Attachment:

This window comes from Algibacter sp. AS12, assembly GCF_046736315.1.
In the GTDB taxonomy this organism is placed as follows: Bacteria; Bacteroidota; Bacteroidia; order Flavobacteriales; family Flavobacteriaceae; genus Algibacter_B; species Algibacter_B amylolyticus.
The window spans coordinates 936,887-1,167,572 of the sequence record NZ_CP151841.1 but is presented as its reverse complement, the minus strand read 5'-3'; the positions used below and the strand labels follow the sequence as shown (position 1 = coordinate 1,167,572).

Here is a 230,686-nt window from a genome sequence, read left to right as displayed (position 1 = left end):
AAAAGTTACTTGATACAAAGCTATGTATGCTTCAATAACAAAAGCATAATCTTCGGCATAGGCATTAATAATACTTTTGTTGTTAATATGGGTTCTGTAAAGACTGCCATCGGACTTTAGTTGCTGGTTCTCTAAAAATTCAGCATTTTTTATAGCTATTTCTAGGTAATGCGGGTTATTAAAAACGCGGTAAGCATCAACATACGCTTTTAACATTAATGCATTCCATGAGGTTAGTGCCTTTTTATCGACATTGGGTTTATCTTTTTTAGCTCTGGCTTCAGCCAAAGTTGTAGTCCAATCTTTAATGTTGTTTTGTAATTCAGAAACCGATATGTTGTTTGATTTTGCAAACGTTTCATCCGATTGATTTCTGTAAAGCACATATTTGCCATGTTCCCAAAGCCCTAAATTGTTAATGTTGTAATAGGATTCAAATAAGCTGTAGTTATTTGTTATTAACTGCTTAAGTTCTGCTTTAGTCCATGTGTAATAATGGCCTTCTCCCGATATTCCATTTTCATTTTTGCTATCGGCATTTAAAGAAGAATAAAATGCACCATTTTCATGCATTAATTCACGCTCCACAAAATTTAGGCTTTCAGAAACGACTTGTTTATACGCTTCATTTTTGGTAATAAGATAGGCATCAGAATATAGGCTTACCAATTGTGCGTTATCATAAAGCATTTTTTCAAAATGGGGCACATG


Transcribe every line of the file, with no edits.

This window comes from Algibacter sp. AS12, assembly GCF_046736315.1.
In the GTDB taxonomy this organism is placed as follows: Bacteria; Bacteroidota; Bacteroidia; order Flavobacteriales; family Flavobacteriaceae; genus Algibacter_B; species Algibacter_B amylolyticus.
The window spans coordinates 936,887-1,167,572 of the sequence record NZ_CP151841.1 but is presented as its reverse complement, the minus strand read 5'-3'; the positions used below and the strand labels follow the sequence as shown (position 1 = coordinate 1,167,572).

Here is a 230,686-nt window from a genome sequence, read left to right as displayed (position 1 = left end):
AAAAGTTACTTGATACAAAGCTATGTATGCTTCAATAACAAAAGCATAATCTTCGGCATAGGCATTAATAATACTTTTGTTGTTAATATGGGTTCTGTAAAGACTGCCATCGGACTTTAGTTGCTGGTTCTCTAAAAATTCAGCATTTTTTATAGCTATTTCTAGGTAATGCGGGTTATTAAAAACGCGGTAAGCATCAACATACGCTTTTAACATTAATGCATTCCATGAGGTTAGTGCCTTTTTATCGACATTGGGTTTATCTTTTTTAGCTCTGGCTTCAGCCAAAGTTGTAGTCCAATCTTTAATGTTGTTTTGTAATTCAGAAACCGATATGTTGTTTGATTTTGCAAACGTTTCATCCGATTGATTTCTGTAAAGCACATATTTGCCATGTTCCCAAAGCCCTAAATTGTTAATGTTGTAATAGGATTCAAATAAGCTGTAGTTATTTGTTATTAACTGCTTAAGTTCTGCTTTAGTCCATGTGTAATAATGGCCTTCTCCCGATATTCCATTTTCATTTTTGCTATCGGCATTTAAAGAAGAATAAAATGCACCATTTTCATGCATTAATTCACGCTCCACAAAATTTAGGCTTTCAGAAACGACTTGTTTATACGCTTCATTTTTGGTAATAAGATAGGCATCAGAATATAGGCTTACCAATTGTGCGTTATCATAAAGCATTTTTTCAAAATGGGGCACATG